Experts insist that rising mortgage interest rates are not yet having a negative impact on the U.S. housing market, but those who can no longer refinance their mortgages and still save money would beg to differ. A new report from Lender Processing Services shows that more than half of eligible borrowers will now no longer see any savings from a refinancing attempt, despite bank warnings that falling refinancing rates could hurt bottom lines. Many banks are now looking to home equity loans as a hopeful replacement for refinance revenues. For more on this continue reading the following article from TheStreet.
The rise in interest rates has shrunk the pool of borrowers who can refinance profitably by half, according to the latest Mortgage Monitor report from Lender Processing Services.
The latest report offers more proof that the refinancing boom has largely ended. The 100-basis-point rise in mortgage rates since May has led to a sharp decline in refinancing. Prepayment rates have declined 30% over the same period.
Borrowers have less of a financial incentive to refinance when interest rates are rising. Those who still can refinance are those who still pay an interest rate on their mortgage that is high enough for it to make sense — at least 5% or more. Borrowers not eligible for the Home Affordable Refinance Program need to have at least 20% equity in their homes.
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"Over half of borrowers are now ‘out of the money’ with respect to refinancing," Herb Blecher, senior vice president at LPS noted in his report. "In December 2012, the population of potentially refinance-eligible borrowers stood at roughly 10 million. However, refinance activity during that time, along with rising interest rates, have shrunk that pool to just 5.7 million borrowers as of August."
LPS includes only borrowers with a credit score of over 720 in its calculations of the refinance-eligible population.
Banks have warned that the decline in refinancing volumes will hurt profitability of mortgage operations. JPMorgan Chase (JPM), which reports on Friday, has said it expects its mortgage business to report a loss in the third quarter. Wells Fargo (WFC) is slashing mortgage jobs in response to the decline in refinancing.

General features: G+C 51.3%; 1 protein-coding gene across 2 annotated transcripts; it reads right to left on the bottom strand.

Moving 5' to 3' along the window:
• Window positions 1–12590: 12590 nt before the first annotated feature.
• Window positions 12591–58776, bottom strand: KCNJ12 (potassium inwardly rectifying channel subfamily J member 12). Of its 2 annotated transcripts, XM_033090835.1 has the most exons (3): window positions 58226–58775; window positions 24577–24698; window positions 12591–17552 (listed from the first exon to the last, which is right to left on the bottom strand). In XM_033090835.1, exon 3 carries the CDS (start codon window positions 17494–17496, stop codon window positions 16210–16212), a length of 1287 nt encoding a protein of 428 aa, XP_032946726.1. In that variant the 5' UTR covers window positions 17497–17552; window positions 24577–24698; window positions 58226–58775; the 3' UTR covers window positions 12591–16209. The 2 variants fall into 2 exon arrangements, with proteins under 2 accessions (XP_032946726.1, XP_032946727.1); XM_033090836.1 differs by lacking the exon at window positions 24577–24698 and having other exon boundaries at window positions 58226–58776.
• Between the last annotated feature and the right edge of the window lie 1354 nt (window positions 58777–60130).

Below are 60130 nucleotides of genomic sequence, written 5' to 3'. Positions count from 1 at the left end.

The drop in refinancing volumes is unlikely to be fully offset by a pickup in purchase originations even if banks loosen their credit standards a bit to compete for home loans. In any case, the housing recovery itself is tenuous at the moment, with the rise in interest rates threatening the demand for homes.
One avenue that could open up for banks, however, is home equity loans, according to LPS. "After bottoming out at the beginning of 2012, home prices are now at their highest levels since 2009, and borrowers who bought or refinanced within the last few years are quite likely to have accumulated additional equity in their homes," Blecher wrote. "Based upon LPS’ analysis of historical borrowing patterns and home value trends, it is possible that we could see an increase in second-lien borrowing among those who have locked in their first mortgages at very low rates and who wish to tap their equity without refinancing into a higher rate."
LPS also reported mortgage delinquency and foreclosure data for August. About 6.2% of the mortgages were delinquent in August, down from 6.41% in July. The foreclosure inventory rate also continued to decline, falling to 2.66% from 2.88% in July.
This article was republished with permission from TheStreet.